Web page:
Friday, March 16, 2018

Crowley, the Legend and the Lies :: Crowley Myths Exposed

Aleister Crowley--the Great Beast 666
Aleister Crowley


Introduction


Aleister Crowley--controversial, a prolific writer, a true free spirit that lived wild and free, and a top notch magick practitioner with keen intellect, is what he was. He lived his life the way he wanted to, and let nothing hold him back. He could be described as a hedonist, but was not without discipline--with what he achieved in his lifetime in volume of writing alone, with him few others could compare. And what he achieved in magickal pursuits, few others could compare. 

There is no doubt that he was loved by many and also reviled by many; ergo much has been said of him and much of it's foundless. Those that thought lowly of him told lies and exaggerated dilute partial truths, while those that thought highly of him at times made claims that were groundless, to appear as being closer to him than was factual. Furthermore, what was said long ago about this legendary magician, still carries on today. That's why we are going to sift through a few common myths--to see what brought them on, and see what the truth inside them looks like.


Myth Number 1: Crowley sacrificed humans in his magickal rites


Magickal ritual
Analysis: ❌ This is false.

The Truth:
In one of his works, "On the Bloody Sacrifice: And Matters Cognate," Crowley referred to masturbation, in his personal brand of veiled humor, as child sacrifice. For those who did not understand or that wanted to see the worst in him at a quick glance upon his work, the worst is what they found and remembered, thus the myth lives on. Crowley was serving up vital information in his own unique way, and apparently did not care if he'd be misconstrued--and he probably hoped to be misconstrued. So it's a definite no on the human sacrifice; however, there may have been a frog crucifixion. Allow me to explain why I say maybe...

But first, one could ask, why would Crowley sacrifice a frog anyway? Well, it is commonly held that it was done in order for Crowley to officially achieve the grade of Magus. And reading around it seems that everyone and his dog believes that a frog was killed, but that doesn't make it so. In the book "The Magick of Aleister Crowley: A Handbook of the Rituals of Thelema," Lon Milo Duquette states that Crowley did not engage in animal sacrifice in matters magickal and spiritual. I tried to contact him to gain clarity, but failed. However, I consulted another long time OTO insider; I did not ask permission to disclose his name, but he's a veritable icon within Thelema. He told me that in Crowley's time and in an area he spent time in--New Orleans--there was a frog crucifixion ritual that had been traditionally performed, and that no one raised an eyebrow at that sort of thing back then. It appears that Crowley was influenced by that. And thus his ritual potentially (and likely) took place.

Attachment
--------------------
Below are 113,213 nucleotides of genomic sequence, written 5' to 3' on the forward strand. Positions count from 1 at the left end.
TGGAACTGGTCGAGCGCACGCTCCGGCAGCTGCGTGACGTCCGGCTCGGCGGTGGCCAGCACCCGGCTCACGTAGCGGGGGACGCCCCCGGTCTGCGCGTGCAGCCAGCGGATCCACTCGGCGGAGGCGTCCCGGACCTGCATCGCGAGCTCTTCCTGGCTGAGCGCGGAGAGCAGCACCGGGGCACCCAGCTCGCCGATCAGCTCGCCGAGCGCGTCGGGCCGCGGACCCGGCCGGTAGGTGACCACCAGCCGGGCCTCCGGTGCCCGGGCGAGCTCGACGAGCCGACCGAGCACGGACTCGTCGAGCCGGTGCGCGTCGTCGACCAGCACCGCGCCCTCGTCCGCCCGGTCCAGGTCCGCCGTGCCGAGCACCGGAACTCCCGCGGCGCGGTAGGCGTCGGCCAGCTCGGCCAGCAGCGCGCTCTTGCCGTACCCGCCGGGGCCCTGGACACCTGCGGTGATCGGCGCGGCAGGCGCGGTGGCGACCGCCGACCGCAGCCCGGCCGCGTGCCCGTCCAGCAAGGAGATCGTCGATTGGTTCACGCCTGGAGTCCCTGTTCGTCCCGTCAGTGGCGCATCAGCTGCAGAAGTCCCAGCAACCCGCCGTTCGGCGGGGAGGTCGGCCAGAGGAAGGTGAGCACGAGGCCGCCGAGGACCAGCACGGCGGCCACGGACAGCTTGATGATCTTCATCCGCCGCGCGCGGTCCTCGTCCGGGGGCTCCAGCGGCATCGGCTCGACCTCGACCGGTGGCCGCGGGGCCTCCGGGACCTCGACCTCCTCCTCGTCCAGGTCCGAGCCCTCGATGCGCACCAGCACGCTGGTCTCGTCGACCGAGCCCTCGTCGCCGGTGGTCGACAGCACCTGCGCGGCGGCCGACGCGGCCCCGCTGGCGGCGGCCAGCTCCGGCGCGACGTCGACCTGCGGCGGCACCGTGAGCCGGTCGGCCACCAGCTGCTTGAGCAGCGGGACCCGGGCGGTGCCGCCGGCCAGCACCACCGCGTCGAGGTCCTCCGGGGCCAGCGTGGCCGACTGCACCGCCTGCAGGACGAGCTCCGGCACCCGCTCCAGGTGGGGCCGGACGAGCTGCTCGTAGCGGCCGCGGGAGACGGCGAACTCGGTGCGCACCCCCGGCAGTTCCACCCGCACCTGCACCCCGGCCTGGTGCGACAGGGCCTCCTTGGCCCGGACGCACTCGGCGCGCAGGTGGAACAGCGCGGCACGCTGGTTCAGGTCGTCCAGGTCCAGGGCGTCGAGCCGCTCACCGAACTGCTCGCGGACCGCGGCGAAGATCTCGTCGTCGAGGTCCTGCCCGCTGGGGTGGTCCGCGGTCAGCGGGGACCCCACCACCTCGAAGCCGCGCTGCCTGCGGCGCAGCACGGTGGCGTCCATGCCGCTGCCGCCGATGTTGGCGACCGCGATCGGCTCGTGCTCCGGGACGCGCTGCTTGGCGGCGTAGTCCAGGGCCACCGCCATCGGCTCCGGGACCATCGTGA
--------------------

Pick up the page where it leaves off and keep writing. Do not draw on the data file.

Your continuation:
Crucified frog sculpture at Penn State Abington
Crucified frog sculpture; Image linked to source.

Reading the outline of the frog crucifixion ritual, it's clear that it's all about symbolically disengaging from the old Aeon, and clearing the way for new and better. It was not a game he played, it was not for fun, and it was not evil. To provide a clearer perspective of how far less than evil it was, quoting the same unnamed individual "People were rather cavalier in those days, regarding the suffering of animals. As late as the 1960s it was common practice in high school biology lab to kill one and cut it open while the heart was still beating. That's been replaced by less gruesome acts than vivisection in modern high school, for the most part. In Crowley's time, people would not have thought much about it at all. Not nice, of course. Less nasty than Spanish-style bull fighting, but that's still done."

Abramelin the Mage, on Amazon
Abramelin the Mage, on Amazon

I conclude this section here by quoting three people. My friend Adam K, who said "remember, people still believe that Crowley sacrificed children, because they don't understand the metaphor." And Lon Milo Duqette, who in the book referred to above said, "even though there are what appear to be references to the practice in some of the Holy Books of Thelema, animal sacrifice plays no part whatsoever in the magick of Aleister Crowley." And last but not least, quoting Crowley himself--his entire ritual as a matter of fact. Rather than actually quote from it I urge you to read it, as it's clear that said ritual was an important symbolic and magickal expression of justice--the justice of course being the obliteration of the old aeon, in order to enter the new--an aeon of truth and liberty. Thus in its way the ritual effectively summarized Crowley's greatest life work--Thelema.

Sure there will still be those who believe that Crowley killing the frog, if it even happened, was wrong, and perhaps evil. To them I say, consider this for a moment: this is how pigs, goats, sheep, cows and calves are killed for our consumption--an electrical current is zapped across their heart or brain (it may seem humane, but would you like it done to you? I didn't think so), and the animal is made unconscious before being killed. And in industrialized slaughterhouses, chickens are shackled and dragged through an electrified water bath; and humans collectively allow this. Anyways, I digress...

For the record, I the author, could not harm or kill an animal if my life depended on it. But, returning to the point and to conclude this section, the bottom line is that Crowley did not engage in human sacrifice.



Illustrated Goetia by Crowley; on Amazon
Illustrated Goetia by Crowley; on Amazon

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